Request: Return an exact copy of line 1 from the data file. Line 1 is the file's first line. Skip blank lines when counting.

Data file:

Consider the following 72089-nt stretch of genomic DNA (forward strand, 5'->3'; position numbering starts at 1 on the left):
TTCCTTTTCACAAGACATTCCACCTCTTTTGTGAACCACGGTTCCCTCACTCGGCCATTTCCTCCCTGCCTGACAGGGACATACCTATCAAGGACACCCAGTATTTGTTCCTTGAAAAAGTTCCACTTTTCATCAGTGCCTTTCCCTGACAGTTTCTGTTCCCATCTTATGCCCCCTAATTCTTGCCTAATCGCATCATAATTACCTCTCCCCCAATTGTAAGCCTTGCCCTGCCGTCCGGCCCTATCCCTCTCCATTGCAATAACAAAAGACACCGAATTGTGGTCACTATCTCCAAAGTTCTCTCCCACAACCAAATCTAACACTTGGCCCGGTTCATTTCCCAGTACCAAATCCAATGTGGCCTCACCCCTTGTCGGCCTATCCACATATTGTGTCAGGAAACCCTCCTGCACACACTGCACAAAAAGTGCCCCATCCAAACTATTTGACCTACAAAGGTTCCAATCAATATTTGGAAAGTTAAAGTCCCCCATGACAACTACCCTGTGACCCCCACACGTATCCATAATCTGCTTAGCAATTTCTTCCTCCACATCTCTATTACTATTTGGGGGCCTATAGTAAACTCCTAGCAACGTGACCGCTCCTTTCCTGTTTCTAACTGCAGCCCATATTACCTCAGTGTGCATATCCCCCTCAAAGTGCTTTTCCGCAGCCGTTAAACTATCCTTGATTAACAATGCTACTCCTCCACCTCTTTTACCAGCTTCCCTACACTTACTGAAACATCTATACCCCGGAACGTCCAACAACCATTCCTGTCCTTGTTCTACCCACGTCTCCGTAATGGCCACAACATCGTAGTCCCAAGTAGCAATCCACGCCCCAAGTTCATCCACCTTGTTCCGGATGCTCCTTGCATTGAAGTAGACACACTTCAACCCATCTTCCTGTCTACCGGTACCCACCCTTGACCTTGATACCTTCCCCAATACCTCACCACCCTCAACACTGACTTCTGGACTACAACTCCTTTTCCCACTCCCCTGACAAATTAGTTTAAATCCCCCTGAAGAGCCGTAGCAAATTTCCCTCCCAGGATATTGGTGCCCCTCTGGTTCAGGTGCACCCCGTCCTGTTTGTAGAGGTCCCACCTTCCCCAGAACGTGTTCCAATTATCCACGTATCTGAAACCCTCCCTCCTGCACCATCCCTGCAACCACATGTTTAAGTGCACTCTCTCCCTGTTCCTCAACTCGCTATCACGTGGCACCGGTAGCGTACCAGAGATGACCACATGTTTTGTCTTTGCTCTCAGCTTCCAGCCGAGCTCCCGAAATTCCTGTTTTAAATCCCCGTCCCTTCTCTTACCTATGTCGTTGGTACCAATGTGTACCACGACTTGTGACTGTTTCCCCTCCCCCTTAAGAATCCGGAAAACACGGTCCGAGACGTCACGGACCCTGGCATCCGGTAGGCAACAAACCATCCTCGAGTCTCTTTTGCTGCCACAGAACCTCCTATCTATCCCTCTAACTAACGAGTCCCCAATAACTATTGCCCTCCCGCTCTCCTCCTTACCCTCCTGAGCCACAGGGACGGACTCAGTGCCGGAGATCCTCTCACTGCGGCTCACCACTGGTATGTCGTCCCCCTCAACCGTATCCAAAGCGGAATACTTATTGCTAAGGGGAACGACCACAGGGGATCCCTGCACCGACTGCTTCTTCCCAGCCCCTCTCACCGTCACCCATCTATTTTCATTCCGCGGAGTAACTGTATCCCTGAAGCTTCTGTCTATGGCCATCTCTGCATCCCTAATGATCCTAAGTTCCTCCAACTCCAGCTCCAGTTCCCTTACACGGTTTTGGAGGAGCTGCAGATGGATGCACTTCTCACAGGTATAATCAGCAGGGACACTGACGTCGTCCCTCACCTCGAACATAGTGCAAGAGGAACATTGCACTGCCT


Consider the following 72089-nt stretch of genomic DNA (forward strand, 5'->3'; position numbering starts at 1 on the left):